When the horse is dehydrated, mucus production in the lungs also slows down and it becomes more difficult to move it out. Mucus is the first line of protection for the delicate cells of the respiratory tract. Since winter air tends to irritate them anyway, losing that good protective barrier makes things much worse. This sets the horse up for lung problems ranging from environmental irritants like dust to allergic reactions and even infection.

Dehydration even has a negative effect on appetite and, as mentioned, kidney function slows. The attendant lower saliva production also contributes to risk of choke.

Because dehydration can have such devastating systemic effects, it’s definitely advisable to avoid this at all costs. Here are some ways to do this.

Strategies for Avoiding Winter Dehydration
The first step to avoid dehydration is to make sure water is always available, and that it’s palatable to your horse. Horses prefer warmed water-just under body temperature-to cold water. That’s a tall order in winter, especially if you don’t have hot water in the barn or if the horses are out in a field. Insulation of buckets/troughs helps, and addition of a little salt (about 0.5 tsp/gallon) kills two birds with one stone by helping boost sodium intake and lowering the freezing point of water. If the horse is stalled and the barn does not have hot water, consider taking a gallon or two with you when you see the horse, to add to his bucket.

Studies have shown that horses drink more in the afternoons and evenings. They also drink more within two hours after eating hay, as well as while they’re eating hay (including dunking behavior). Feeding a high-protein meal may also trigger the desire to drink since high protein in the blood may also trigger osmoreceptors in the brain.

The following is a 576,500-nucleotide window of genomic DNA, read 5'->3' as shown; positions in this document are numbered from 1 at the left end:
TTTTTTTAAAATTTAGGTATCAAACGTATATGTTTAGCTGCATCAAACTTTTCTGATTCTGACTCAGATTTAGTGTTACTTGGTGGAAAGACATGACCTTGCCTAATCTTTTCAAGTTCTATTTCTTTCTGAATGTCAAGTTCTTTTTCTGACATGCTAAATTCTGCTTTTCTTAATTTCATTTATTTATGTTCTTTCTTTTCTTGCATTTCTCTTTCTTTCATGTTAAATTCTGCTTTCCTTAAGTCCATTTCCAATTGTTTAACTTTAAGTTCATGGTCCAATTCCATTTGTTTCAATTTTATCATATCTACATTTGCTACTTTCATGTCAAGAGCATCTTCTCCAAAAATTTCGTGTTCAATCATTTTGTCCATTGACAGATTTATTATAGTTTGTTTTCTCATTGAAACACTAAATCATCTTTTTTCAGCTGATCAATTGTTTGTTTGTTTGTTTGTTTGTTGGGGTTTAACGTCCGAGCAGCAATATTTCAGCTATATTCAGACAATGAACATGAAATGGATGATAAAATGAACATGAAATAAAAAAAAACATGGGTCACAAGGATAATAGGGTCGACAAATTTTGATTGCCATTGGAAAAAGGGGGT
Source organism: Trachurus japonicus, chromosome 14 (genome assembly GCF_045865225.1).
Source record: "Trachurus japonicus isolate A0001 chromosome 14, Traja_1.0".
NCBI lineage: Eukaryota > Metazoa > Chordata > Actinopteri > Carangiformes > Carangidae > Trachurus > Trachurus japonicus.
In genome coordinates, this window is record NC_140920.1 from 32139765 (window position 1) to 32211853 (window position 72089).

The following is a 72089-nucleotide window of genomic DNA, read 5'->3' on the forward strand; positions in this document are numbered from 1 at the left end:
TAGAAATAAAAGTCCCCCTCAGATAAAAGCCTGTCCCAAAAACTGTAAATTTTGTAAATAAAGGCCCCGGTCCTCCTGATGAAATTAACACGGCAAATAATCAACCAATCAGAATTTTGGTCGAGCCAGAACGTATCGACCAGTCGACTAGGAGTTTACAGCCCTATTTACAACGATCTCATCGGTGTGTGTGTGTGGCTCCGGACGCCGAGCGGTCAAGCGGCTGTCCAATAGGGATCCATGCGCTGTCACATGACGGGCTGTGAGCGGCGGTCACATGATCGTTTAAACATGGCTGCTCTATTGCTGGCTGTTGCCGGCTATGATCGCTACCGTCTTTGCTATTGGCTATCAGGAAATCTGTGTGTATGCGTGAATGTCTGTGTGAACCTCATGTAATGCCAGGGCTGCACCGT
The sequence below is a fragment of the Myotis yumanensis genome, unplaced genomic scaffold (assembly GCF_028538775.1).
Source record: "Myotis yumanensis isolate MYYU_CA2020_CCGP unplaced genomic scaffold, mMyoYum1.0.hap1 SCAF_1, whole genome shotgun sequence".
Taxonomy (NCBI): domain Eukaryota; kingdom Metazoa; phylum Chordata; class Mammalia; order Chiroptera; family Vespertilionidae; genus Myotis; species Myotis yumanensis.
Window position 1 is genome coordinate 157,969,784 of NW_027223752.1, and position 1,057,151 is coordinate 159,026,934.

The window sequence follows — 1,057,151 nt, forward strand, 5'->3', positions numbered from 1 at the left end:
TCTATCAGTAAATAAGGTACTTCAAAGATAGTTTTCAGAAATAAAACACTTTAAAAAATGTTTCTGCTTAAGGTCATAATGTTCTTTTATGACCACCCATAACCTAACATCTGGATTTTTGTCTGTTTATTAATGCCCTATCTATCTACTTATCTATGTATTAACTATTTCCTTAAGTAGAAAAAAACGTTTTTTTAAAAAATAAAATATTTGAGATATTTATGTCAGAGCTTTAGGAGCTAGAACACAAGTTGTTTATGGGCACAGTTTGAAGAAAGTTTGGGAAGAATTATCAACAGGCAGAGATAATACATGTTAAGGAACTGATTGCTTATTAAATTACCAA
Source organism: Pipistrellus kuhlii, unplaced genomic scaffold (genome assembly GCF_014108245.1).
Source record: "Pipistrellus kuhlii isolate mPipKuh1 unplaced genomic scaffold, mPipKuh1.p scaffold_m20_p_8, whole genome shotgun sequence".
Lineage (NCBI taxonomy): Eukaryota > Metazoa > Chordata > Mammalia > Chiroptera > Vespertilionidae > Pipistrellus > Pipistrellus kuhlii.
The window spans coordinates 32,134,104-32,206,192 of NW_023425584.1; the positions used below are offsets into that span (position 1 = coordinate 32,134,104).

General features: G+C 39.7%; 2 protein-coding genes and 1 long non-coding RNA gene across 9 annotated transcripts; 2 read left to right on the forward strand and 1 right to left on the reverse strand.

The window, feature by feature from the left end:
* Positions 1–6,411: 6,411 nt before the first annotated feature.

Keeping your horse’s salt intake up by adding it to meals is excellent insurance against winter dehydration. I’d advise that you don’t use electrolyte replacement products to accomplish this, though. These contain potassium that the horse doesn’t need, which will make his kidneys waste water in getting rid of the extra potassium. Plain old salt works just fine, but don’t rely on free-choice intake alone. Licking (and possibly freezing your tongue to) a salt block in winter weather is no fun! A total of 1 ounce (2 tablespoons) of table salt should be divided between meals. It can be added to bucket meals, or mixed in water and sprayed on the hay. It doesn’t matter if sprayed-on salt freezes to the hay. In fact, that’s a good way to make sure the horse actually eats it. If adding salt to drinking water, assume the horse is drinking the amount needed.

Another excellent tactic is to feed warm mashes. Beet pulp holds up to four times its dry weight in water, so it’s a great choice. Wheat bran is the traditional mash and holds about twice its dry weight in water. Wheat bran can be difficult to ferment for horses that are not accustomed to it so don’t give the horse a large wheat bran meal out of the blue. It does have the advantage of being highly palatable though, especially when warm and aromatic. My dream mash for winter is 2/3 to ¾ beet pulp and 1/3 to ¼ wheat bran by dry weight, with salt added. Be sure you soak the mash first, otherwise it can expand in your horse’s gut and cause colic.

If your barn doesn’t have hot water, invest in a submersible water heater. If you juggle the order in which you do chores, the water will have plenty of time to heat enough to be used to make a mash and take the chill off the water you put in your horse’s water bucket. A 20-minute soaking time for the mash will do it. Put your water to heating first thing, tackle stalls, make the mash, water and groom while it’s soaking, maybe with your horse starting on his hay, and serve up the mash last thing before you leave. Add extra heated water to your horse’s drinking water.

If you are adding salt to the drinking water to help prevent freezing, figure on about 6 gallons of water intake per day (minus what is in any mashes) and subtract the salt intake from salted water from the total daily salt requirement.